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From: Steve Harris <steve.harris@garlik.com>
Date: Wed, 1 Jul 2009 20:25:47 +0100
Cc: RDF Data Access Working Group <public-rdf-dawg@w3.org>
Message-Id: <640D4B62-9366-4D54-B134-7816E182863E@garlik.com>
To: Paul Gearon <gearon@ieee.org>
On 1 Jul 2009, at 19:39, Paul Gearon wrote:

> I do want to make it clear that I think an HTTP solution is mandatory.
> Frankly, I don't care about SOAP, and I noted Andy's comment (was it
> tongue-in-cheek?) that no one mentioned it in the last meeting either.
> :-)

Yeah, I'm not a big SOAP user either...

>> As the Jena protocol (for eg.) is a custom protocol, with it's own
>> documentation and libraries, it can defines it's own way to  
>> retrieve the
>> relevant data from the server/endpoint/whatever.
> OK, but the same can be said of most of the language features,
> particularly SPARQL/Update (and I notice that it *was* said). The
> thing is that there is a lot of call to interact with a server via a
> language, particularly for interactive interfaces. Yes, each server
> can implement its own approach, but that's the very scenario that got
> the working group started in the first place. I really don't want to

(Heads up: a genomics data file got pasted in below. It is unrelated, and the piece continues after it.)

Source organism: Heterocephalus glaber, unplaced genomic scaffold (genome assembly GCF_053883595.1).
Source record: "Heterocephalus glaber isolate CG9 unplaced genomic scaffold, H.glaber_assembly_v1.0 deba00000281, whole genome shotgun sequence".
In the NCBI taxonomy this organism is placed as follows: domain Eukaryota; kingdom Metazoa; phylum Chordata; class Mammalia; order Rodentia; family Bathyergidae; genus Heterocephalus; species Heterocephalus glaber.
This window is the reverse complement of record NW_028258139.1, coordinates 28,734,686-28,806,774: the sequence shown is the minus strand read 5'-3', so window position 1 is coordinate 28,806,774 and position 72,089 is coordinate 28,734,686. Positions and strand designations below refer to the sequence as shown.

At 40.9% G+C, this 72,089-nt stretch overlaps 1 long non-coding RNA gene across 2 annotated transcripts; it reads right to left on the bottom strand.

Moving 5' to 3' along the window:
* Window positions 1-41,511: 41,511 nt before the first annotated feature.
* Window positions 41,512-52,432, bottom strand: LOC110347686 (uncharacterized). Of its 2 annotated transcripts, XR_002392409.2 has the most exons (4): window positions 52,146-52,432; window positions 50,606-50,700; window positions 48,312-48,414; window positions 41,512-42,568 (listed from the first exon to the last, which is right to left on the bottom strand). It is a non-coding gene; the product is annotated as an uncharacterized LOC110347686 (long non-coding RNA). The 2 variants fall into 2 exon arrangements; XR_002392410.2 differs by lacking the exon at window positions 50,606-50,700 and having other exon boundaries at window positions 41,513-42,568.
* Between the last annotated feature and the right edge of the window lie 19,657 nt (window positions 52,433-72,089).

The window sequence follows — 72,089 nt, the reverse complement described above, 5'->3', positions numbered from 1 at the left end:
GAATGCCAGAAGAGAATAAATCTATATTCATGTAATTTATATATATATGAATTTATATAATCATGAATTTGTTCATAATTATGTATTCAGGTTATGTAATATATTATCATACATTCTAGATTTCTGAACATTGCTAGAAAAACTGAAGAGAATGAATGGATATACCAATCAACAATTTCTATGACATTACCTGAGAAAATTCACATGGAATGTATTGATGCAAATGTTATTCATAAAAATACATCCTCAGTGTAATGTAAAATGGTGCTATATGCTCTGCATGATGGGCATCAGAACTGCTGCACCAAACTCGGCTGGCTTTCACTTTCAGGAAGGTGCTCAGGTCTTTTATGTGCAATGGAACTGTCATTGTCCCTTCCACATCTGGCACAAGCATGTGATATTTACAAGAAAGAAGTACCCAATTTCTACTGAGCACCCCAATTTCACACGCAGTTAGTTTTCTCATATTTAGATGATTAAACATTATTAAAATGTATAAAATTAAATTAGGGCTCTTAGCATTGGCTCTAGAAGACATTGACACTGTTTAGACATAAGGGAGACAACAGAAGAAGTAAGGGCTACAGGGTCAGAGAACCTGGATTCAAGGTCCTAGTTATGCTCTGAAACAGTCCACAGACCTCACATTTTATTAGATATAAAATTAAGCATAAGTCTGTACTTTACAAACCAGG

> see SPARQL leave such a large gap, like SQL has.
> Once the user/developer/application gets back metadata about the
> server, then at that point I'm happy to cut them loose on whatever
> implementation specifics that server has, but I think it's important
> to get them that far first.


>> I'm reticent about having a "magic graph" or similar in the store  
>> which
>> holds this information, it limits what you can legitimately write  
>> into the
>> store without confusing things or causing errors, and may be hard/ 
>> impossible
>> for certain specialised SPARQL services to implement.
> I'm having difficulty seeing how this is a problem. Can you provide an
> example where this limits what you can write please?
> In the simplest case, such a graph could be read-only and only
> accessible via the DESCRIBE (or whatever) keyword, or from the
> appropriate HTTP method. So there'd be no conflict with what can be
> written to the store, since there'd be no way to write to that graph.
> Other implementations may want to do something different (for
> instance, writing to this graph could enable/disable features), but
> that would be non-standard and up to the implementer to worry about.

Well, you just gave an example yourself. There's now one or more  
arbitrary graphs that I can't write to.

>> There's always the consideration of what a SPARQL store full of  
>> descriptions
>> of other SPARQL stores would look like. This is a perfectly  
>> reasonable
>> requirement.
> This would be useful, and could follow the same vocabulary as how
> stores describe themselves, but as you point out, this is a different
> issue.

Sure, but what would the graph URIs be? :)

- Steve
Received on Wednesday, 1 July 2009 19:26:23 UTC

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